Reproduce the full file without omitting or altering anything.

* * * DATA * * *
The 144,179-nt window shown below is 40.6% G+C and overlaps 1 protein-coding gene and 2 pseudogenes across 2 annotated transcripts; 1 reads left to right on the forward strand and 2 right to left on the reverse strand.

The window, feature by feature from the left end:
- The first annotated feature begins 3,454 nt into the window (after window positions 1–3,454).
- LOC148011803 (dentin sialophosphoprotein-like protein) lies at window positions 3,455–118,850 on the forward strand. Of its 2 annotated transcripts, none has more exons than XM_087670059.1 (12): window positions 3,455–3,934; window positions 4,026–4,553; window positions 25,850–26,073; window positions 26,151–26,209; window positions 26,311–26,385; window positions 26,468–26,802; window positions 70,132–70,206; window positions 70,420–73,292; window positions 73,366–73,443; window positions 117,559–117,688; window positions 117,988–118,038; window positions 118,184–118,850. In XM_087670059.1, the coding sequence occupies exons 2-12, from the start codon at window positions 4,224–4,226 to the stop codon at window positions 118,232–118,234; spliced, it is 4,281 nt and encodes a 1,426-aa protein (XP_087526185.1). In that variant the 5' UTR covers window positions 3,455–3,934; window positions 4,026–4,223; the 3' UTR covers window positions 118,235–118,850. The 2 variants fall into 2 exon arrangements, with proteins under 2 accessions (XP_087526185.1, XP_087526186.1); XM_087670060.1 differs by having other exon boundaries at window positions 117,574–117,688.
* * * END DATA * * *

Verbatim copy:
The 144,179-nt window shown below is 40.6% G+C and overlaps 1 protein-coding gene and 2 pseudogenes across 2 annotated transcripts; 1 reads left to right on the forward strand and 2 right to left on the reverse strand.

The window, feature by feature from the left end:
- The first annotated feature begins 3,454 nt into the window (after window positions 1–3,454).
- LOC148011803 (dentin sialophosphoprotein-like protein) lies at window positions 3,455–118,850 on the forward strand. Of its 2 annotated transcripts, none has more exons than XM_087670059.1 (12): window positions 3,455–3,934; window positions 4,026–4,553; window positions 25,850–26,073; window positions 26,151–26,209; window positions 26,311–26,385; window positions 26,468–26,802; window positions 70,132–70,206; window positions 70,420–73,292; window positions 73,366–73,443; window positions 117,559–117,688; window positions 117,988–118,038; window positions 118,184–118,850. In XM_087670059.1, the coding sequence occupies exons 2-12, from the start codon at window positions 4,224–4,226 to the stop codon at window positions 118,232–118,234; spliced, it is 4,281 nt and encodes a 1,426-aa protein (XP_087526185.1). In that variant the 5' UTR covers window positions 3,455–3,934; window positions 4,026–4,223; the 3' UTR covers window positions 118,235–118,850. The 2 variants fall into 2 exon arrangements, with proteins under 2 accessions (XP_087526185.1, XP_087526186.1); XM_087670060.1 differs by having other exon boundaries at window positions 117,574–117,688.